KANSAS CITY, Mo. -- When the Chiefs take the field Sunday for the AFC Championship Game, they'll boast an MVP candidate at quarterback. Their advantages also will include the fastest receiver, the best playcaller and three of the top pass-rushers in the NFL this season. And behind the scenes, working his magic in relative anonymity, will be one of the best special-teams coaches ever.
Dave Toub just wrapped up his 13th consecutive season with a special-teams group that ranked in the top five of ESPN's efficiency metric. That consistent high-end performance -- compiled in six years with the Chiefs and seven with the Chicago Bears -- also is reflected in Football Outsiders' DVOA metric (defense-adjusted value over average).
Can you name an offensive or defensive coordinator who matches that streak? Of course not. If any one of them approached such levels, he would have been branded a schematic genius and hired as a head coach. Toub? He has been invited to a handful of interviews in recent years, but he did not get a sniff during this year's frenzy and, at 56, might have missed his window.
"I was disappointed that more special-teams coaches weren't interviewed in general," Toub said Thursday amid preparations for the Chiefs' home game against the New England Patriots (6:40 p.m. ET Sunday, CBS). "Obviously, I wouldn't have minded being able to get an interview, but that didn't happen this cycle. I think everybody knows why. The young, offensive-minded coaches were the ones that were getting most of the opportunities. That's just the way it went.
"Sooner or later, when somebody wants to hire a leader of men that's going to develop players, maybe my chance will come around."
Toub's best chance might have come and gone last year after the Indianapolis Colts fired Chuck Pagano. Colts general manager Chris Ballard, a personnel man in Chicago during eight of Toub's seasons there and two more in Kansas City, did not interview Toub for a job that first went to Patriots offensive coordinator Josh McDaniels. Nor did Ballard turn to Toub after McDaniels reneged on the agreement, hiring Frank Reich instead.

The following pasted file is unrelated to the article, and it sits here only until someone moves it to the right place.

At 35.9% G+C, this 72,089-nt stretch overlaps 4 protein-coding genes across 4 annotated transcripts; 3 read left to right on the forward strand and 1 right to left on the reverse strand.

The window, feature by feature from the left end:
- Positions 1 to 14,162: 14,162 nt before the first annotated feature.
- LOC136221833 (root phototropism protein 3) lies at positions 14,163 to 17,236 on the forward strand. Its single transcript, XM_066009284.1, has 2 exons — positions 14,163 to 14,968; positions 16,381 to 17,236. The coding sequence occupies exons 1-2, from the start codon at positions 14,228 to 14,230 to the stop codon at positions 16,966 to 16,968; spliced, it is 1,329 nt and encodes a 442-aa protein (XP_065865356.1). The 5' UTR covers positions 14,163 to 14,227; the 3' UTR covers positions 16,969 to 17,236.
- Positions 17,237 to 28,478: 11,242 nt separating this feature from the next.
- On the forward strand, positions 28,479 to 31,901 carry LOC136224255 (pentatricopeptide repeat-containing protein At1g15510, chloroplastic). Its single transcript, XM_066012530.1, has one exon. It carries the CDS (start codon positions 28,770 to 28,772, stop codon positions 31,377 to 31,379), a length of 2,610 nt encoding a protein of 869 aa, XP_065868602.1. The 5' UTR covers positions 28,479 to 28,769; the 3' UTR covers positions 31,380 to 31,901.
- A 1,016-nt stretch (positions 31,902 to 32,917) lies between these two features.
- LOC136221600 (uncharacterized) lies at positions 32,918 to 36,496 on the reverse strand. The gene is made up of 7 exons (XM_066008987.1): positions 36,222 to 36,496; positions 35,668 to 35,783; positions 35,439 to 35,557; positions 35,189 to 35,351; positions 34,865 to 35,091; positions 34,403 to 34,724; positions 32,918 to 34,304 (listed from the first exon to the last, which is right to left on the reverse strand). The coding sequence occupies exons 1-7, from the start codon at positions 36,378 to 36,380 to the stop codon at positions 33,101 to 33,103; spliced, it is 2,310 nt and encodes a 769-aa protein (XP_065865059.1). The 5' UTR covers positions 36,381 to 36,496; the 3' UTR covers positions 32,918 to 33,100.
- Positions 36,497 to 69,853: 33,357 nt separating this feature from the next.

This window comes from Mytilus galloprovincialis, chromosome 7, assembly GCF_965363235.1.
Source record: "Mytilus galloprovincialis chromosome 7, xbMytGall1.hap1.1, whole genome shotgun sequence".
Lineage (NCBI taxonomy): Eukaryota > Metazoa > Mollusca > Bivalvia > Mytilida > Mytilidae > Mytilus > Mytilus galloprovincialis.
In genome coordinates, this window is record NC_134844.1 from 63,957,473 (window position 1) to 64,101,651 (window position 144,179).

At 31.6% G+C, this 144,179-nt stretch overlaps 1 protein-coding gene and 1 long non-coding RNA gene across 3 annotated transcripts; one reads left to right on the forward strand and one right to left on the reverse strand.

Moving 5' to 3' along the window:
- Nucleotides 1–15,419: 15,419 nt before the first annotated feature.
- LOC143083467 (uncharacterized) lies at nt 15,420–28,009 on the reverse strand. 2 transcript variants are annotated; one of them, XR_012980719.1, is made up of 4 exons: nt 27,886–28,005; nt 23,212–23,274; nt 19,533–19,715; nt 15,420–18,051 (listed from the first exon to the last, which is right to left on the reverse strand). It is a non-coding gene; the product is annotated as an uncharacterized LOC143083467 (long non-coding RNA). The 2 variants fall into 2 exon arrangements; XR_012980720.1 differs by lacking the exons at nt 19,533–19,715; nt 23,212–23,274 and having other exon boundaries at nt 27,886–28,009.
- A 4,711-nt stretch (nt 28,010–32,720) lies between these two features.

The most unbreakable convention of NFL coaching trends has been the near total refusal to consider candidates with pure special-teams backgrounds. The last head-coaching hire coming mainly from a special-teams background was John Harbaugh, chosen by the Baltimore Ravens in 2008. If someone with significant personal ties to Toub didn't hire him, what are the chances that someone else makes the leap?
Toub hasn't given up hope. He noted that the Denver Broncos last week hired longtime defensive coordinator Vic Fangio as head coach.
"He's 60," Toub said with a smile. "I'm only 56. So I've still got a shot."
If it doesn't happen, however, Toub will go down as a coach who has made a profound difference everywhere he has worked. The Chiefs' special teams ranked among the bottom third of ESPN's efficiency metric in five of the six seasons before his arrival in 2013. The Bears, meanwhile, have ranked No. 21 or lower in each of the six seasons since his departure. (The efficiency metric measures expected points per play and weighs each play for its importance.)